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    "I wanted to see something unique"- how one Engineering student used a Spanish trip to investigate European agriculture

    25 January 2024

    MEng (Hons) Agricultural Engineering student, Rhodri Williams, has developed a keen interest in agricultrural engineering across the world - and has used scholarships, placements and prizes to investigate how different countries are applying engineering principles in agricultural practice. In this blog, he discusses his time looking at the subject in the north of Spain.

    With a passion for exploring and identifying alternate farming practices here in the UK, Rhodri competed and won the Gareth Raw Rees Memorial Scholarship supported by the NFU Mutual Charitable Trust.

    He said: “From a small town called Whitland, in West Wales, the difference in agriculture and standards from home to East Anglia is significant, let alone crossing the border into Europe where their practices are considerably different in many ways”.

    Rhodri won the award in the summer of 2022, near the end of his placement year in Germany, and decided to invest the funds in a trip to Spain. He and a colleague departed for the trip in mid-May of 2023 before his harvest commitments here in the UK.


    Rhodri said: “I wanted to see something unique, an agricultural setup specific to the area it lives. I researched many places in Western Europe and even Northern Africa Regions such as Morocco and Algeria. I struggled to gain contacts, and areas of intense agriculture that could expose me to their practices and traditions. However, I found three or four really good opportunities in Spain, Portugal, and Italy. The Spanish contact was in the Northern Regions of the country, near the city of León.”

    Rhodri was fortunate to be put in contact with Dr Leticia Chico-Santamarta who co-ordinates Latin American and Carribean partnerships at Harper Adams – but whose family farm in Spain run MERCOFRAN, a John Deere Dealer for both National and International business.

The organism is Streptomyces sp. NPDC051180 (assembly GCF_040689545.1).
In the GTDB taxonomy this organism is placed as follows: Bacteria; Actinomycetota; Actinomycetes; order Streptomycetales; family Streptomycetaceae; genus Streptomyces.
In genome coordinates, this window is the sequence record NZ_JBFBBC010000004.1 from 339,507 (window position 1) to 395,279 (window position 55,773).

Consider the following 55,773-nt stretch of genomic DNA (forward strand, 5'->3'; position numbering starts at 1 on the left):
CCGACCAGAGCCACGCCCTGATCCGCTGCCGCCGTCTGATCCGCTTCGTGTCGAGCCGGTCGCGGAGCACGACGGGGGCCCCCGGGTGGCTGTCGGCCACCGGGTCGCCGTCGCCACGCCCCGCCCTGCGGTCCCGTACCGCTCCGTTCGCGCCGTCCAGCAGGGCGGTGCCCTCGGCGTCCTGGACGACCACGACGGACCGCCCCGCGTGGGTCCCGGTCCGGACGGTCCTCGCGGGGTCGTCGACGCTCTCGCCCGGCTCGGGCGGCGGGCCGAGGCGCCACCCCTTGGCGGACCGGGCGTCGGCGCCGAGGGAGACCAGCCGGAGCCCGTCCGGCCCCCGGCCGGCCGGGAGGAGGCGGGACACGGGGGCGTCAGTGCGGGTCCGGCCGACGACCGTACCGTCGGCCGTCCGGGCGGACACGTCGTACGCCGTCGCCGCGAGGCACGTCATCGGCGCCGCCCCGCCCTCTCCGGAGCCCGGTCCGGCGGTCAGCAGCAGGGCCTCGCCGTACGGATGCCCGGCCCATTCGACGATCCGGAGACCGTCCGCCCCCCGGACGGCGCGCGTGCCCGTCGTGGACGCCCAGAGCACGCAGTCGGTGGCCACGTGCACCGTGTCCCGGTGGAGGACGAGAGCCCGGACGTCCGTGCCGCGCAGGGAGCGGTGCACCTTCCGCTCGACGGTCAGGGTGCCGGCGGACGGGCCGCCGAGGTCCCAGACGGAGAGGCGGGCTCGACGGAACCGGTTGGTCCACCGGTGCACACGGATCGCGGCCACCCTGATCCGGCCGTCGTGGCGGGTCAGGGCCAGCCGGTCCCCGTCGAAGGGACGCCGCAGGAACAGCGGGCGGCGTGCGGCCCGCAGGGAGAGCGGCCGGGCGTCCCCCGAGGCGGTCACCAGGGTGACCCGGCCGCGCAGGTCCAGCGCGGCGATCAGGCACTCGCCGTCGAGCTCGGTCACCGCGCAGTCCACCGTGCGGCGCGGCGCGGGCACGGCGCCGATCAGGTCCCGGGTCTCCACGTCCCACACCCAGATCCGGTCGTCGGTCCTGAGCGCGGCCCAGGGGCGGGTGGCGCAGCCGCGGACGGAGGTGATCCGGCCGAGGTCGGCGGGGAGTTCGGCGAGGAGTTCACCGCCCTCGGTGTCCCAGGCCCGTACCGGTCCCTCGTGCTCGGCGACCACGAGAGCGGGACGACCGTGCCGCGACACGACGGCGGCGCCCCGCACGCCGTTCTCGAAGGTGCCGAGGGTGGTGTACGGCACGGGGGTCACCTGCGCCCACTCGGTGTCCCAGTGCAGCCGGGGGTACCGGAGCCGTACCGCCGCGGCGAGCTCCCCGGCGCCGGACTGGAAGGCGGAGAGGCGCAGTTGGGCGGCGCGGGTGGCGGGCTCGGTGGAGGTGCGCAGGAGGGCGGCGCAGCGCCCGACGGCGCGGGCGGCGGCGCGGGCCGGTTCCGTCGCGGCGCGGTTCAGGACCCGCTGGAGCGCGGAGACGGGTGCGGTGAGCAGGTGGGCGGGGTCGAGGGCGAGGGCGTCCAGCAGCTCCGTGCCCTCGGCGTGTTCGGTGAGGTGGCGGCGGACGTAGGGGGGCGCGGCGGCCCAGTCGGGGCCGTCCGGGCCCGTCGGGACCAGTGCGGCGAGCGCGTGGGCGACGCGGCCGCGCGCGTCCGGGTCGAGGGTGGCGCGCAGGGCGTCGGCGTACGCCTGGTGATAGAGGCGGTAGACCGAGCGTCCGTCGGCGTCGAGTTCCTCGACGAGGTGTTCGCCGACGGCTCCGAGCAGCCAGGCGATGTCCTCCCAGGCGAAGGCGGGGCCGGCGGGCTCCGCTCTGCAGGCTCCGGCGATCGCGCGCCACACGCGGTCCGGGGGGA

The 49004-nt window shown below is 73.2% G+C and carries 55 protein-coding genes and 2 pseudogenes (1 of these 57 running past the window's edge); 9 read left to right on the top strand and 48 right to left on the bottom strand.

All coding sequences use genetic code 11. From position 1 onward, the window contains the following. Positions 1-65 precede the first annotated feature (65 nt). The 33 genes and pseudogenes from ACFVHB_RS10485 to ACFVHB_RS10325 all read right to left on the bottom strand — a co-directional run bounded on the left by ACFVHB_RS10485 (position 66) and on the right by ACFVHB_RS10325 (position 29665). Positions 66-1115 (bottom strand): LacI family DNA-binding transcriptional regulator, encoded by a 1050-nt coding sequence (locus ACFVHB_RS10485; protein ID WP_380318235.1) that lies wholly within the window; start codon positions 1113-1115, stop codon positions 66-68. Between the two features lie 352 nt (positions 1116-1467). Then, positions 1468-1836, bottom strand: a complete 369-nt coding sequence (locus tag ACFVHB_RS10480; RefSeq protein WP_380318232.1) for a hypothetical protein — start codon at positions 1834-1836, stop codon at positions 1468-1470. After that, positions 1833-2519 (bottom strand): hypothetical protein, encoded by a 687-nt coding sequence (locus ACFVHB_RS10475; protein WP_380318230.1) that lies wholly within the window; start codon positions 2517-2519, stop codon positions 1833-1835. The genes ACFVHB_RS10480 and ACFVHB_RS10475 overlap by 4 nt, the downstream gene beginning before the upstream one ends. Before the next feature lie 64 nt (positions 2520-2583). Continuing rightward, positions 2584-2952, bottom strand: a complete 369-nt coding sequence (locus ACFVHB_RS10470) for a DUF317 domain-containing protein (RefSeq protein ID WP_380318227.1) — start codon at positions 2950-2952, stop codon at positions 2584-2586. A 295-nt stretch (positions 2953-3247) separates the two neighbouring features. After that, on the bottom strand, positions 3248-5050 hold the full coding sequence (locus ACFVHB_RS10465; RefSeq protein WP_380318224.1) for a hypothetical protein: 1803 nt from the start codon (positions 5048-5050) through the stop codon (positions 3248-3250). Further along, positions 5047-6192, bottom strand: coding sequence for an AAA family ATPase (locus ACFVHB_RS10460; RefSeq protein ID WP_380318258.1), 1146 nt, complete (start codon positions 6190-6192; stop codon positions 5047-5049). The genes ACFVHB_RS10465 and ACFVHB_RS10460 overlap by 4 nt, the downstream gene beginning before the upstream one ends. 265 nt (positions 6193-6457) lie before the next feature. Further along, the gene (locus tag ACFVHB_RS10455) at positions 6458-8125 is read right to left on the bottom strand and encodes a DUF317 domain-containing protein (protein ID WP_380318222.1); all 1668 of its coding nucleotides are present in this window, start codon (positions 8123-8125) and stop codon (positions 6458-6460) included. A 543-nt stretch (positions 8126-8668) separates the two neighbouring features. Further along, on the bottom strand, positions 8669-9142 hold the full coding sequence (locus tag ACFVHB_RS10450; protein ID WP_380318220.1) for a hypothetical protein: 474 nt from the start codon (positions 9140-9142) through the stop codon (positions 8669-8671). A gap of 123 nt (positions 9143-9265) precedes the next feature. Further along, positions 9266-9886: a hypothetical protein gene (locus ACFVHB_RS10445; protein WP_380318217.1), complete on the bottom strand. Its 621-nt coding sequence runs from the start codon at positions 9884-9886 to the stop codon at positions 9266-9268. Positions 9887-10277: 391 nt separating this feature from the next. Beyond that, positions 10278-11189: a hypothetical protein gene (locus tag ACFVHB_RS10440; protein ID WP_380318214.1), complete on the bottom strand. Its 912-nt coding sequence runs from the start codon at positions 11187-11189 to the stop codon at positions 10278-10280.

The family farm is concentrated on arable along with neighbouring farms housing livestock. That season, the farm was growing Alfalfa, Fallow, Peas, Maize and Sugar beet, with a total irrigation area of 400 Hectares and with livestock used in cycle with the arable crops.

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    With Rhodri eager to experience the agricultural landscape, Manuel, Leticia’s brother, delivered a farm tour showing a blanket overview of the farm. 

    Rhodri explained: “It was immense, the detail of which they farm and the technology they use. Manuel had excellent English skills which helped my chances of learning as much as I could, by asking questions at any point on something different to a practice I had seen before maybe in the UK.

    “It was really interesting because so much land was not used, with nothing grown in it - simply because of irrigation and drought-affected fields.

    “In this region of Spain, the only way to grow a crop is with good and reliable irrigation. Fortunately for this farm, they were one of few farms with the latest irrigation system, allowing them to maximize their yields and opportunities to grow different crops.

    “The engineering side of the business was cool, learning that even though the farmer has control over their irrigation systems, they must pre-book their irrigation in advance.


    “For example, they irrigated one field whilst we were there with 5mm of water, this was ordered from the main pumping station operated by a separate company a few days prior. It shows that even with all the technology, they still must co-operate with the local companies to use it.”

    Rhodri also visited a neighbouring farm which produced beef cattle. as well as its arable setup. The farm’s beef farming was more aligned with that of British Beef production, upheld to a great standard. A small-scale vineyard was also experienced, however, nothing on the scale of the vineyards they experienced in Southern Spain, renowned for its hotter climates.

    Rhodri – who spent a year in Germany at CLAAS for his placement – said the Spanish culture and the traditions all added to the experience of the trip.

    He said: “Understanding the key differences between the UK and Spain is interesting, from political attitudes to farming practices and the culture and lifestyle is significant. This trip has taught me a lot about these points, and with the welcoming factor of the family in Spain, I was fortunate to experience so much.

    He added: “This trip was ultimately made by Leticia and Manuel, who exposed me to the Spanish agriculture, a massive thank you to them.

    “I’d also like to thank those who helped me secure my scholarships, the Douglas Bomford Trust who encourage these opportunities, as well as CLAAS for their funded Scholarship. 

    “Finally - thank you to Paula Misiewicz for connecting me with Leticia and the whole Family in Spain!”



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